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The differential diagnosis of the various forms of meningitis is, in my experience, often impossible. There are, however, two methods of certain diagnosis, when available. One is by lumbar puncture of the spinal cord, as recommended by Quincke and Ziemssen, and the bacteriologic examination of the withdrawn fluid to determine the micro-organisms which are present, and the other depends on the Skeer sign, described by me in a clinical lecture published in the Journal of the American Medical Association, Jan. 7, 1888, and by Dr. Skeer of Chicago twenty years before. The Skeer sign when present will enable a diagnosis of tubercular meningitis to be made very early. It is due to the deposition of tubercle around the pupillary margin of the iris. It shows itself first as a distant wreath of white clouds about a millimeter from the margin (see Fig. 1). This sign occurs before any change has taken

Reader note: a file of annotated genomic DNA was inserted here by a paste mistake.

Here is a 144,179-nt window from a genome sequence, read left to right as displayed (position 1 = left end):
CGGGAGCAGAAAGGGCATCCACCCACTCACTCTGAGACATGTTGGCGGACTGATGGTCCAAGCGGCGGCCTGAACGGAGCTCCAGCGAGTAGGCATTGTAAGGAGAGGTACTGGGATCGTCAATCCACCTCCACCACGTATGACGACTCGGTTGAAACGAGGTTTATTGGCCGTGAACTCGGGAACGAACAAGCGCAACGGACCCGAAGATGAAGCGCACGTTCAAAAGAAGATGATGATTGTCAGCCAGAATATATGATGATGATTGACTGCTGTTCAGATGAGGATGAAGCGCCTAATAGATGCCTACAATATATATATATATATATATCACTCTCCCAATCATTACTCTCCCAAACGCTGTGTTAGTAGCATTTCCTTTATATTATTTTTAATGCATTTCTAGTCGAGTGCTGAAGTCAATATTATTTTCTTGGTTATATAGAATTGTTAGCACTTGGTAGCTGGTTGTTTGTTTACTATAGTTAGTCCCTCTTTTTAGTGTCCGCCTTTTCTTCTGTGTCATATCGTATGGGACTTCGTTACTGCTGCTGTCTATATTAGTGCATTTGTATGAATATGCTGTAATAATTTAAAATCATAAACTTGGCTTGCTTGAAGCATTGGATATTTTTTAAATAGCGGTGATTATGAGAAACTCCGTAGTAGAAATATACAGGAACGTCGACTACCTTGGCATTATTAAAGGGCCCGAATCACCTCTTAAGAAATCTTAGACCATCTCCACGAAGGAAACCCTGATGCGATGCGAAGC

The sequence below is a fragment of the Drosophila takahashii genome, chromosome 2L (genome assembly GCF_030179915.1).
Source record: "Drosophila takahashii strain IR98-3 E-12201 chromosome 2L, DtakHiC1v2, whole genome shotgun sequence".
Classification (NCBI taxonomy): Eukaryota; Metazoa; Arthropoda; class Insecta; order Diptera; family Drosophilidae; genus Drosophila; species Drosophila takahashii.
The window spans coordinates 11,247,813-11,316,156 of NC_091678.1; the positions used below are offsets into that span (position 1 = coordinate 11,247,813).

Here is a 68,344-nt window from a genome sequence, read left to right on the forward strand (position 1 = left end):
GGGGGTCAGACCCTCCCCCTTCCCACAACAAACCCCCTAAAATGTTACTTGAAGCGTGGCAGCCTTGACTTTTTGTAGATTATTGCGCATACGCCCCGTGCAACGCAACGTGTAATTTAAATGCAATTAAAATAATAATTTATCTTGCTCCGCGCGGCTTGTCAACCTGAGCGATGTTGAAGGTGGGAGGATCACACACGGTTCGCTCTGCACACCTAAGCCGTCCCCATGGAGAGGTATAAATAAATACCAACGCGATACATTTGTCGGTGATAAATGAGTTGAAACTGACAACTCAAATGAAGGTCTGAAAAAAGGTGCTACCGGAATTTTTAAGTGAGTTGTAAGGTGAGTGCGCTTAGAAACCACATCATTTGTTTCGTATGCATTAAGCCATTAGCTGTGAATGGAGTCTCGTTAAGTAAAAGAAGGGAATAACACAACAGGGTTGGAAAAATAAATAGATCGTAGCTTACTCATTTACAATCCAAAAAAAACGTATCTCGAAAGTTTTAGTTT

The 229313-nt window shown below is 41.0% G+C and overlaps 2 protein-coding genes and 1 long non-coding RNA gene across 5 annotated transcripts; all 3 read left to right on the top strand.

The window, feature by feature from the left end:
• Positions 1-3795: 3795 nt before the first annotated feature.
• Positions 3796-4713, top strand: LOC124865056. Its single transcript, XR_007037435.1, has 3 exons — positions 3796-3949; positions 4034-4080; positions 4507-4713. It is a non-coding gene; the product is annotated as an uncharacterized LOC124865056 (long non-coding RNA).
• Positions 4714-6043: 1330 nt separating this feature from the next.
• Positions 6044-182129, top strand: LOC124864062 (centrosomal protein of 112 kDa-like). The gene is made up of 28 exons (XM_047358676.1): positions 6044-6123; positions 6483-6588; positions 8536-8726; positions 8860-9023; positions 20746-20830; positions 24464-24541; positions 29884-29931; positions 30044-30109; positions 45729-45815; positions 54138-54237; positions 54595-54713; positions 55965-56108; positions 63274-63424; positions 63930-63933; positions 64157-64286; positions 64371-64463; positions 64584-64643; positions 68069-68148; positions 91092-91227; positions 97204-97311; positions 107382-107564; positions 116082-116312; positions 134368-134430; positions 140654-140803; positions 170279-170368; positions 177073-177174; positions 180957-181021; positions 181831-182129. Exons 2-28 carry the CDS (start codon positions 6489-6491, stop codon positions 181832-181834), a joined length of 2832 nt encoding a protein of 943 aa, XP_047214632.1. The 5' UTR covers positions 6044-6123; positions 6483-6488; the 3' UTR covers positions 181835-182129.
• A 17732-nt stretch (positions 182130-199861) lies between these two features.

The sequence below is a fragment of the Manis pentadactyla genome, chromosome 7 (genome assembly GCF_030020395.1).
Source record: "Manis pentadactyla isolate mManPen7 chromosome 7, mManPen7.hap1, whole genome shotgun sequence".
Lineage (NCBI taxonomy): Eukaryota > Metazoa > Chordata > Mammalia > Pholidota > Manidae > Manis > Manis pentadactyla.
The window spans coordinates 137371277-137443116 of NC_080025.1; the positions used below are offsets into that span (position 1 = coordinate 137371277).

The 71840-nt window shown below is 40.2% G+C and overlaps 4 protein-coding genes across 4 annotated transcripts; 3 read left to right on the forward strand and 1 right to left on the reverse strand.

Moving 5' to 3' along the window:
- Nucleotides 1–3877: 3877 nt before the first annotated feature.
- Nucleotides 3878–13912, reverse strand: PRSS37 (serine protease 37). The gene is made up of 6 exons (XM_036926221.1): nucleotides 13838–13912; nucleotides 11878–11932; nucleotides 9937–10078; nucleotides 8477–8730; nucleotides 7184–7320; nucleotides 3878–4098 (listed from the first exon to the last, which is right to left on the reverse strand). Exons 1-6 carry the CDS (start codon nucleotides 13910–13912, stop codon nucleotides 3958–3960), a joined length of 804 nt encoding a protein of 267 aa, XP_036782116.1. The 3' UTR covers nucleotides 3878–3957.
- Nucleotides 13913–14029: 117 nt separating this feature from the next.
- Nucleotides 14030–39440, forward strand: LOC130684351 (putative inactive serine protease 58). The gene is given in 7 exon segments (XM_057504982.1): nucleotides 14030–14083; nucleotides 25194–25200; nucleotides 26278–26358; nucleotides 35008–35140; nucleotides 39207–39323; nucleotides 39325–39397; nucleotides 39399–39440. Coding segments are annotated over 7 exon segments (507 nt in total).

BROWER DR. ACUTE MENINGITIS. OBSERVATIONS ON DIFFERENTIAL DIAGNOSIS AND TREATMENT. JAMA. 1898;XXXI(21):1233. doi:10.1001/jama.1898.92450210034002k
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